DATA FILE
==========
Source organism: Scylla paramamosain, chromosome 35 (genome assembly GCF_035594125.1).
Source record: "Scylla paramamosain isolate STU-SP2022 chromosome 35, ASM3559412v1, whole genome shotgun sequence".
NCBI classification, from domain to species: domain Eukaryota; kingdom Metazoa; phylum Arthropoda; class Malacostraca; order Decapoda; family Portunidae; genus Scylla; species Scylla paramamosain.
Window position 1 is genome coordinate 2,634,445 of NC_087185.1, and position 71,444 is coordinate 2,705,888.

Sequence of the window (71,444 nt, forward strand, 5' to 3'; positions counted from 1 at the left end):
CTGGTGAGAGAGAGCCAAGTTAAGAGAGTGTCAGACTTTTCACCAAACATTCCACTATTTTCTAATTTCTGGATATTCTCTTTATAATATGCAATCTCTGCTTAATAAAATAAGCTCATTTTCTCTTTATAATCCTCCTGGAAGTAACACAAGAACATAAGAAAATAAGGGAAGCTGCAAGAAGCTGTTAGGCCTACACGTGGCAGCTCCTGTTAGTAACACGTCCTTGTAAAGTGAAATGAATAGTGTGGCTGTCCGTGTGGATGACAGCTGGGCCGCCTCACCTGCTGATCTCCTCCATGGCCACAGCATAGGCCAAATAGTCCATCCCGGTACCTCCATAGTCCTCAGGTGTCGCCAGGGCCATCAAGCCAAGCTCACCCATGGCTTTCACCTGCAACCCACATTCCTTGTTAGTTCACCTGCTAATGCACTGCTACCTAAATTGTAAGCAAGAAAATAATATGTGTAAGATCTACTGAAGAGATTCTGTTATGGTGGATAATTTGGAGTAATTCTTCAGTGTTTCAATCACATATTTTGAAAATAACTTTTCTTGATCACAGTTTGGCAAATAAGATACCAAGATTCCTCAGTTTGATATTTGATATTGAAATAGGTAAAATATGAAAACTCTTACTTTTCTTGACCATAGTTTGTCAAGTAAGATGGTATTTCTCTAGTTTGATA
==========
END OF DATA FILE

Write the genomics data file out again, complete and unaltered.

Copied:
Source organism: Scylla paramamosain, chromosome 35 (genome assembly GCF_035594125.1).
Source record: "Scylla paramamosain isolate STU-SP2022 chromosome 35, ASM3559412v1, whole genome shotgun sequence".
NCBI classification, from domain to species: domain Eukaryota; kingdom Metazoa; phylum Arthropoda; class Malacostraca; order Decapoda; family Portunidae; genus Scylla; species Scylla paramamosain.
Window position 1 is genome coordinate 2,634,445 of NC_087185.1, and position 71,444 is coordinate 2,705,888.

Sequence of the window (71,444 nt, forward strand, 5' to 3'; positions counted from 1 at the left end):
CTGGTGAGAGAGAGCCAAGTTAAGAGAGTGTCAGACTTTTCACCAAACATTCCACTATTTTCTAATTTCTGGATATTCTCTTTATAATATGCAATCTCTGCTTAATAAAATAAGCTCATTTTCTCTTTATAATCCTCCTGGAAGTAACACAAGAACATAAGAAAATAAGGGAAGCTGCAAGAAGCTGTTAGGCCTACACGTGGCAGCTCCTGTTAGTAACACGTCCTTGTAAAGTGAAATGAATAGTGTGGCTGTCCGTGTGGATGACAGCTGGGCCGCCTCACCTGCTGATCTCCTCCATGGCCACAGCATAGGCCAAATAGTCCATCCCGGTACCTCCATAGTCCTCAGGTGTCGCCAGGGCCATCAAGCCAAGCTCACCCATGGCTTTCACCTGCAACCCACATTCCTTGTTAGTTCACCTGCTAATGCACTGCTACCTAAATTGTAAGCAAGAAAATAATATGTGTAAGATCTACTGAAGAGATTCTGTTATGGTGGATAATTTGGAGTAATTCTTCAGTGTTTCAATCACATATTTTGAAAATAACTTTTCTTGATCACAGTTTGGCAAATAAGATACCAAGATTCCTCAGTTTGATATTTGATATTGAAATAGGTAAAATATGAAAACTCTTACTTTTCTTGACCATAGTTTGTCAAGTAAGATGGTATTTCTCTAGTTTGATA